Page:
The Gardens of Easton Lodge in Little Easton are reopening to visitors from Thursday, April 6 - just in time for daffodil season.

The gardens will be open to the public every Thursday until the end of October, with one Open Sunday a month.

By April daffodils are fully in bloom in the gardens' Lime Wood, with a mix of hybrid varieties that were likely planted in 1902, when Harold Peto redesigned the gardens for the Countess of Warwick.

In 2003 the International Daffodil Register recorded the different varieties present - and the now-retired registrar Sally Kington returned to the gardens last week to help the trustees identify the varieties still thriving in the wood.

Dunmow Broadcast: Sally Kington and trustee Sue Gilbert with the Telamonius Plenus in the Lime WoodSally Kington and trustee Sue Gilbert with the Telamonius Plenus in the Lime Wood (Image: The Gardens of Easton Lodge)

The oldest variety Sally found in 2003, which can still be found in the Lime Wood, is the Telamonius Plenus - first recorded in England in 1629.

The Telamonius Plenus is a 'double' daffodil with grey-green leaves, and the 'double' flower a mix of deep yellow and paler yellow. 

This along with 20 or so other hybrid varieties developed in the 19th century would have been on the market to be planted in 1902.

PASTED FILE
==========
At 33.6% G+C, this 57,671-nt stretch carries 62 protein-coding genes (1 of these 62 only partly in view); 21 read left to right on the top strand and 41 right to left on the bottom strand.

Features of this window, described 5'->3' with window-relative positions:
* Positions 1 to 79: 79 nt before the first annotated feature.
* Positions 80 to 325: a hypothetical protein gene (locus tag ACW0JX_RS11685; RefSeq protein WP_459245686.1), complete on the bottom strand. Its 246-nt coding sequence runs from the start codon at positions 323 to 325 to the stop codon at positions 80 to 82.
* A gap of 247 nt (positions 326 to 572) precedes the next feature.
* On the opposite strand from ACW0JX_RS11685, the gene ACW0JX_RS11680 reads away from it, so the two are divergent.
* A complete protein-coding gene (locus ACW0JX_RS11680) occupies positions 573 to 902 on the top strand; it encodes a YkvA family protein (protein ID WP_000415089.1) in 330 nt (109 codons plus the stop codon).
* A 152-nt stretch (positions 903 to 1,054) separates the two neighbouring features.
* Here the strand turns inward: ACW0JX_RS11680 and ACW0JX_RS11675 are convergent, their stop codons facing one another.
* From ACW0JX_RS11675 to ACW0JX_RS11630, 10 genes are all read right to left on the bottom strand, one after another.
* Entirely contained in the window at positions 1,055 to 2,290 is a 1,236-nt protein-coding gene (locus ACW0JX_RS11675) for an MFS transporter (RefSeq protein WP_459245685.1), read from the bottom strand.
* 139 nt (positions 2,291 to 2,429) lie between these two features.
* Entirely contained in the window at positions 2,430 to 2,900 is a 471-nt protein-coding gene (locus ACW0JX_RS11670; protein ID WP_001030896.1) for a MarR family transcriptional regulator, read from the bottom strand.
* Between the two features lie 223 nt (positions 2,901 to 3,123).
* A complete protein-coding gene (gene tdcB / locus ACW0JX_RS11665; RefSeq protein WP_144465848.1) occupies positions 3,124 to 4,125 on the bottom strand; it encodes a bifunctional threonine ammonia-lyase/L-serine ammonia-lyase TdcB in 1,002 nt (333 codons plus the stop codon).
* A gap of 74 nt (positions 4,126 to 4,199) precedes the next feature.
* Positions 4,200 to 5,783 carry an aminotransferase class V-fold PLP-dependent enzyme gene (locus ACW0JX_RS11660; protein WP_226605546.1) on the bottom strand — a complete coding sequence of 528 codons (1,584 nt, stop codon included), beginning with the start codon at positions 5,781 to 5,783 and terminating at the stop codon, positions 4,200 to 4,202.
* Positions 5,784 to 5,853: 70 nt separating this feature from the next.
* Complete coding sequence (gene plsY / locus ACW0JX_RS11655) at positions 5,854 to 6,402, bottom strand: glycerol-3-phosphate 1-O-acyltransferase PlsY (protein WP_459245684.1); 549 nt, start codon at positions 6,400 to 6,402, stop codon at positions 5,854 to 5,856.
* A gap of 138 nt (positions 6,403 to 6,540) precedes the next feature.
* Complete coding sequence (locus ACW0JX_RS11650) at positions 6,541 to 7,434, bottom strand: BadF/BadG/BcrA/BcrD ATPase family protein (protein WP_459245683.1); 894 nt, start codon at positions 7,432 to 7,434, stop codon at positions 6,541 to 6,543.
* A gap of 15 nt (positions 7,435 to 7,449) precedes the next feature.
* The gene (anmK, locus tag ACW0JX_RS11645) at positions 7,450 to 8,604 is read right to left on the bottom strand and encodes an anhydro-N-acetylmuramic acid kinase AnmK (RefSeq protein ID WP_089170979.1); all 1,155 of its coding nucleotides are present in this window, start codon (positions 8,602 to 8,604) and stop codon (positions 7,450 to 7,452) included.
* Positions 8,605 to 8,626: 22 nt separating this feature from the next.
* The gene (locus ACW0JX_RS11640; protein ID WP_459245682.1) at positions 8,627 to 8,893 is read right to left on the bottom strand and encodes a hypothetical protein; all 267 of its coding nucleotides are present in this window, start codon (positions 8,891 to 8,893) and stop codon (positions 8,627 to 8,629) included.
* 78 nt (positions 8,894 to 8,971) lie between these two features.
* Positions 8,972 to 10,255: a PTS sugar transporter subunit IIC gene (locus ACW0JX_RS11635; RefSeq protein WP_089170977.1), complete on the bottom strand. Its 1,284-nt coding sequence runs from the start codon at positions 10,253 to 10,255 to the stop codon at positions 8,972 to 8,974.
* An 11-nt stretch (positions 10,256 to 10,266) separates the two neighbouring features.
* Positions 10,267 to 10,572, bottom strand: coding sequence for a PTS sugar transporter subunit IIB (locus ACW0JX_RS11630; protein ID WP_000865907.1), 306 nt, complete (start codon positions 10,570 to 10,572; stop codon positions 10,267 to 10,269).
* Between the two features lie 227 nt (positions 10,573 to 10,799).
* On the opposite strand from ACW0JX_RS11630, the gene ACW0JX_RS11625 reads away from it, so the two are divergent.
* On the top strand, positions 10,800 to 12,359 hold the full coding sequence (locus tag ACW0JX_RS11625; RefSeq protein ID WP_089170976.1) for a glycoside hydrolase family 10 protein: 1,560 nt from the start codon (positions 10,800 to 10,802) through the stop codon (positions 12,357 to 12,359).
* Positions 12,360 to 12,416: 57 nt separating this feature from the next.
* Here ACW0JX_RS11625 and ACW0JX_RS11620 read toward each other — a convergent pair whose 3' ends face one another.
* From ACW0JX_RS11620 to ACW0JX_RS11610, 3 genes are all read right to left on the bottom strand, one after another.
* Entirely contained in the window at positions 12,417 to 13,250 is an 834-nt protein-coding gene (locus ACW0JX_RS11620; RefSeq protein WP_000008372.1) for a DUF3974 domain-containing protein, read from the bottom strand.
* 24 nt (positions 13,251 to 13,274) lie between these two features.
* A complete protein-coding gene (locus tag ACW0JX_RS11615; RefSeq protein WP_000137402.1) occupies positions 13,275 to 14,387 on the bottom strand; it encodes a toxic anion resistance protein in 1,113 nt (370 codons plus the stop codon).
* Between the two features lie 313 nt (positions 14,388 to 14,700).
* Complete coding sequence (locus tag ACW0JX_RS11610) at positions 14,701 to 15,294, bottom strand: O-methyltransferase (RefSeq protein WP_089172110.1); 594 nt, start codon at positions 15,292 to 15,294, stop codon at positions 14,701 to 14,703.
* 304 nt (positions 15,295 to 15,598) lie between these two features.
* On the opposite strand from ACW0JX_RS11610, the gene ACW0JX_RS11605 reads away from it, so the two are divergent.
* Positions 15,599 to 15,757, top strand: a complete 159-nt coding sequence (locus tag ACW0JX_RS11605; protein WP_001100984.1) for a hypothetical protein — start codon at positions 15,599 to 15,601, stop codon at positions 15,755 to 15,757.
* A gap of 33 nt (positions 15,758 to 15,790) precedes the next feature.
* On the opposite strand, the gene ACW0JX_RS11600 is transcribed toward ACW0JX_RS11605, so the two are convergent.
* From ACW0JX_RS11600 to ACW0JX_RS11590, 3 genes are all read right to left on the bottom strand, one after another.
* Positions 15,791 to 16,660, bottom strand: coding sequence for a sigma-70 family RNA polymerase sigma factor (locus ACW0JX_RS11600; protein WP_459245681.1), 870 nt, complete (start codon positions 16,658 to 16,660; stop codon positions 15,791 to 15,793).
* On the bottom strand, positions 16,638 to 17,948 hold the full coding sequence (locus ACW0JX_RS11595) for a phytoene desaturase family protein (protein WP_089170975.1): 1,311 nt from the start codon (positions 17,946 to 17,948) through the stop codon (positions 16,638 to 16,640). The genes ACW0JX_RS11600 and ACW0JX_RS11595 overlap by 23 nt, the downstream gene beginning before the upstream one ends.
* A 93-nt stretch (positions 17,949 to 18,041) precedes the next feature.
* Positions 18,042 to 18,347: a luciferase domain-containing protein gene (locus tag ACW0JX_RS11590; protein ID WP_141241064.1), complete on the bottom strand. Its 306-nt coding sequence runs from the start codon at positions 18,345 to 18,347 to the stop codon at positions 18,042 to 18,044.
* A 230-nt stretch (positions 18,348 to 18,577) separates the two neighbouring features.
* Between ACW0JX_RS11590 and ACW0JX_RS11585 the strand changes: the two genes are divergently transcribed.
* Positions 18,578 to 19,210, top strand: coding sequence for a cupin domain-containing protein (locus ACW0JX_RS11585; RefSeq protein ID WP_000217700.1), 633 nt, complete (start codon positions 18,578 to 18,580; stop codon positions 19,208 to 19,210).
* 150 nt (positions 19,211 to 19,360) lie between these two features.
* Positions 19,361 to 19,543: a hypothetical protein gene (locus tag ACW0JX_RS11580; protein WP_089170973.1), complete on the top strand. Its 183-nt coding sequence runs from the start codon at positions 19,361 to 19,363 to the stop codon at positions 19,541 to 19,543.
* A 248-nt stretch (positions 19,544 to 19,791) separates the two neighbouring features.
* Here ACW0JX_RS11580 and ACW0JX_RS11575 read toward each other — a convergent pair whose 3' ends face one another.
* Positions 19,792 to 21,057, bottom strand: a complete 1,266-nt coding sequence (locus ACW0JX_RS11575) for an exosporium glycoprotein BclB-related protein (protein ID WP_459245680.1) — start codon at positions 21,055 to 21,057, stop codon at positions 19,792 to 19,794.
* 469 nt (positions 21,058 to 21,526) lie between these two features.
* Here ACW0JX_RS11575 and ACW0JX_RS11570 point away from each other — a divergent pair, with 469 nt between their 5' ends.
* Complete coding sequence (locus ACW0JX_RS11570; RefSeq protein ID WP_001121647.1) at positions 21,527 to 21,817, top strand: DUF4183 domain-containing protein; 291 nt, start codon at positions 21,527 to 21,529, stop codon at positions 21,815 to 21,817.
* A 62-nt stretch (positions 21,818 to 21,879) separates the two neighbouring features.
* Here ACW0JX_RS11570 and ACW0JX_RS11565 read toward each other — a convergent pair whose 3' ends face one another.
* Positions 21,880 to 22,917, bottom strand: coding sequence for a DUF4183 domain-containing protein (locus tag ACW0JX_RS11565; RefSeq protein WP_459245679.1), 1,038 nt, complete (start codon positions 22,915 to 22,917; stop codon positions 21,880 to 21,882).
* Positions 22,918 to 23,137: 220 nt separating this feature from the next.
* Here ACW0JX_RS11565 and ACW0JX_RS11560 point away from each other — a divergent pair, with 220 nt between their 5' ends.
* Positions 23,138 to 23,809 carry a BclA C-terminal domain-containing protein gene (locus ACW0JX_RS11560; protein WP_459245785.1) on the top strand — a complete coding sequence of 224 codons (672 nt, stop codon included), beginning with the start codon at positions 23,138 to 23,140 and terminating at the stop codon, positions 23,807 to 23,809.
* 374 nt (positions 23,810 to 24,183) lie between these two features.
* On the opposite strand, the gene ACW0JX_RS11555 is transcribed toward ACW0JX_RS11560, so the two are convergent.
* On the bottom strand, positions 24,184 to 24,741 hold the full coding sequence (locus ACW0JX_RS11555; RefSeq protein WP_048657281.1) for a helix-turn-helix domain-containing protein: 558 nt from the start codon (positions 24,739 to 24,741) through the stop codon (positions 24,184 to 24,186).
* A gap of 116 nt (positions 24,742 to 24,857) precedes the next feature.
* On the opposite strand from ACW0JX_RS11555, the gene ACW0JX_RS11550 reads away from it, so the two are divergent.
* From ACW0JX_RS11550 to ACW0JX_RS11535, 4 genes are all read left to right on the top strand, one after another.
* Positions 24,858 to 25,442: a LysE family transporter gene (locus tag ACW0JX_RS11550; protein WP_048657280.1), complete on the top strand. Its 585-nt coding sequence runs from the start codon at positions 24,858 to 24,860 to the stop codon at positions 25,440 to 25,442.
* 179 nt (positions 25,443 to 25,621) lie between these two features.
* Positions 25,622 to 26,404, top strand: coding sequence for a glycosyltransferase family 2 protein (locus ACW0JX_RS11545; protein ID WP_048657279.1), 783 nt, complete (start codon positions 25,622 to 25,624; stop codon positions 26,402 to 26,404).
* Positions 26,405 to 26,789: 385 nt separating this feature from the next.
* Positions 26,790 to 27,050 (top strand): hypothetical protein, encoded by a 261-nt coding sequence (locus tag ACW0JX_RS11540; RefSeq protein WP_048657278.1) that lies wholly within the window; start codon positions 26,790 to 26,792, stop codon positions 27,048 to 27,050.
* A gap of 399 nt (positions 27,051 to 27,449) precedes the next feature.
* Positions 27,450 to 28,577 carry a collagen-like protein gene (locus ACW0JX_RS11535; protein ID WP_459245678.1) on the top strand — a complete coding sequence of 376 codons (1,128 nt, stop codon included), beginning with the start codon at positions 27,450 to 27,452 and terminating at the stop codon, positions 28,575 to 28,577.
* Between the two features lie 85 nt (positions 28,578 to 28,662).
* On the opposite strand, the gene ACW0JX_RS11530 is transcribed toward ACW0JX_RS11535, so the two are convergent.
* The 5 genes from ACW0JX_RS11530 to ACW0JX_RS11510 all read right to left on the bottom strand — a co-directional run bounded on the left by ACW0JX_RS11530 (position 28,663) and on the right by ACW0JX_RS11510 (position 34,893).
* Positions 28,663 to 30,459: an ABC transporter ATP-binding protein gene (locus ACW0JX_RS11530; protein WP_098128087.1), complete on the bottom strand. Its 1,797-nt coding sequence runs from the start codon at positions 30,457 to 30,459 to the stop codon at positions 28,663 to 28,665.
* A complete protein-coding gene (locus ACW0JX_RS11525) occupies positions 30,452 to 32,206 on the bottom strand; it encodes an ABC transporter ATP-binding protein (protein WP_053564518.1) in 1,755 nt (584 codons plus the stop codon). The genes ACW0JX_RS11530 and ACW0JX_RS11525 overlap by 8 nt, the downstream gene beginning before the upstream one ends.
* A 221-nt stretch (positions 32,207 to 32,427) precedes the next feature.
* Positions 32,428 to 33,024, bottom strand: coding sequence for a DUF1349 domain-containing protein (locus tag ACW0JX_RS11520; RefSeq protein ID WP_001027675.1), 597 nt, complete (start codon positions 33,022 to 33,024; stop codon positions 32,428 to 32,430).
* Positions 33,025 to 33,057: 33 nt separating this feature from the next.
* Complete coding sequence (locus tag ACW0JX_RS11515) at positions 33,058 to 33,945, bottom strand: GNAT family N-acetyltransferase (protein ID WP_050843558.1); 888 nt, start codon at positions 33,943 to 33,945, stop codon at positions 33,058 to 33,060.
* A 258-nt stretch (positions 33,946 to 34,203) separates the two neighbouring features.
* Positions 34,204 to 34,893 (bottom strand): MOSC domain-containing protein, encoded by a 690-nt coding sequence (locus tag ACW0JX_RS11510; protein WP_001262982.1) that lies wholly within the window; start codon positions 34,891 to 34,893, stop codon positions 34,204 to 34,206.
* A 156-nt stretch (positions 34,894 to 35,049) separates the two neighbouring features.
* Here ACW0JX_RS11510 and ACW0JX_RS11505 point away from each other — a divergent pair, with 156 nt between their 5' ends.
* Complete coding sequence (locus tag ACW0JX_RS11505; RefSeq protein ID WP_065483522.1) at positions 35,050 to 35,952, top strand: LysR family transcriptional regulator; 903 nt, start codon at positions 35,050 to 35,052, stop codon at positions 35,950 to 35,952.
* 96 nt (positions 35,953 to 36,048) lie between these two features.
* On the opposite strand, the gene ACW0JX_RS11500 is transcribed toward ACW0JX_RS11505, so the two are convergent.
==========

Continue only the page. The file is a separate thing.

Throughout April cowslips and violets pop up all over the gardens, and the tulips bring a burst of colour - particularly in the Italian Garden. There will also be bluebells by the end of the month, and the magnolias will flower.

In the walled kitchen garden blossom will emerge on the fruit trees, following on from the plums, peaches and nectarines, which start to flower in late March, to the cherries, quinces and the first apples and pears, which flower by the end of April.


The trees also grow leaves throughout the month - with the acer tree the most prolific variety.

On open Thursdays the gates open at 11am, and the trust's volunteers will be hard at work until closing time at 3pm.

The archive room will also be available for anyone who wants to browse through the history of the gardens and estate.

Hot and cold drinks and homemade cake will also be available.

To find out more visit